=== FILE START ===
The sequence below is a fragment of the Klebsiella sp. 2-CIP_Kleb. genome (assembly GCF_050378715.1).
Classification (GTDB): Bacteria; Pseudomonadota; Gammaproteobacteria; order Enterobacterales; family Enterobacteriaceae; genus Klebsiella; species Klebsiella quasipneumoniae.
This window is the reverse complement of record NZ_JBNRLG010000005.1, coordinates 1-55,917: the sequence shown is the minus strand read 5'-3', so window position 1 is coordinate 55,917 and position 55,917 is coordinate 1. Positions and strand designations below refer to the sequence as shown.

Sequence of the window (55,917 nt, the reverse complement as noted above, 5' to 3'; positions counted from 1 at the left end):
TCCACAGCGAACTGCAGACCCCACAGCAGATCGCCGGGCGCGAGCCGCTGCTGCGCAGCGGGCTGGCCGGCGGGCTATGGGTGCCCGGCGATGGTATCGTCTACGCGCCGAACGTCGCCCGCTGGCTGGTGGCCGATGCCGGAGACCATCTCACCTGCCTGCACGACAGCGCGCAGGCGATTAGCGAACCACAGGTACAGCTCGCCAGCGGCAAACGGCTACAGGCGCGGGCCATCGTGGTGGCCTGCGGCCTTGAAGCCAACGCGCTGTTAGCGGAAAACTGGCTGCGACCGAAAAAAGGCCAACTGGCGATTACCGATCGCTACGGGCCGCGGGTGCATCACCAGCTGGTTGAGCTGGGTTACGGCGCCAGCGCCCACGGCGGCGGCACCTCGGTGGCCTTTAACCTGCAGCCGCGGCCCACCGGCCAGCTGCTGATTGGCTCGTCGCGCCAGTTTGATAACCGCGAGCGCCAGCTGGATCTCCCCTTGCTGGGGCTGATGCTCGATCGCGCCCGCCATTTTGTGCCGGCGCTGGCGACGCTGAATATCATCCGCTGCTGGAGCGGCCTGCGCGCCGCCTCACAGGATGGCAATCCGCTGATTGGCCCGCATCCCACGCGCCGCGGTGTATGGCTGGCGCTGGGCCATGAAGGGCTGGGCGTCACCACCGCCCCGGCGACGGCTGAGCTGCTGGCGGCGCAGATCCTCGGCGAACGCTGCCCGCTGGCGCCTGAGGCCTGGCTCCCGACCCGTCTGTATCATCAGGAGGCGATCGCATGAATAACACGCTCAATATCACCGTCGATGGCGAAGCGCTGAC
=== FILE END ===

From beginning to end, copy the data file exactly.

The sequence below is a fragment of the Klebsiella sp. 2-CIP_Kleb. genome (assembly GCF_050378715.1).
Classification (GTDB): Bacteria; Pseudomonadota; Gammaproteobacteria; order Enterobacterales; family Enterobacteriaceae; genus Klebsiella; species Klebsiella quasipneumoniae.
This window is the reverse complement of record NZ_JBNRLG010000005.1, coordinates 1-55,917: the sequence shown is the minus strand read 5'-3', so window position 1 is coordinate 55,917 and position 55,917 is coordinate 1. Positions and strand designations below refer to the sequence as shown.

Sequence of the window (55,917 nt, the reverse complement as noted above, 5' to 3'; positions counted from 1 at the left end):
TCCACAGCGAACTGCAGACCCCACAGCAGATCGCCGGGCGCGAGCCGCTGCTGCGCAGCGGGCTGGCCGGCGGGCTATGGGTGCCCGGCGATGGTATCGTCTACGCGCCGAACGTCGCCCGCTGGCTGGTGGCCGATGCCGGAGACCATCTCACCTGCCTGCACGACAGCGCGCAGGCGATTAGCGAACCACAGGTACAGCTCGCCAGCGGCAAACGGCTACAGGCGCGGGCCATCGTGGTGGCCTGCGGCCTTGAAGCCAACGCGCTGTTAGCGGAAAACTGGCTGCGACCGAAAAAAGGCCAACTGGCGATTACCGATCGCTACGGGCCGCGGGTGCATCACCAGCTGGTTGAGCTGGGTTACGGCGCCAGCGCCCACGGCGGCGGCACCTCGGTGGCCTTTAACCTGCAGCCGCGGCCCACCGGCCAGCTGCTGATTGGCTCGTCGCGCCAGTTTGATAACCGCGAGCGCCAGCTGGATCTCCCCTTGCTGGGGCTGATGCTCGATCGCGCCCGCCATTTTGTGCCGGCGCTGGCGACGCTGAATATCATCCGCTGCTGGAGCGGCCTGCGCGCCGCCTCACAGGATGGCAATCCGCTGATTGGCCCGCATCCCACGCGCCGCGGTGTATGGCTGGCGCTGGGCCATGAAGGGCTGGGCGTCACCACCGCCCCGGCGACGGCTGAGCTGCTGGCGGCGCAGATCCTCGGCGAACGCTGCCCGCTGGCGCCTGAGGCCTGGCTCCCGACCCGTCTGTATCATCAGGAGGCGATCGCATGAATAACACGCTCAATATCACCGTCGATGGCGAAGCGCTGAC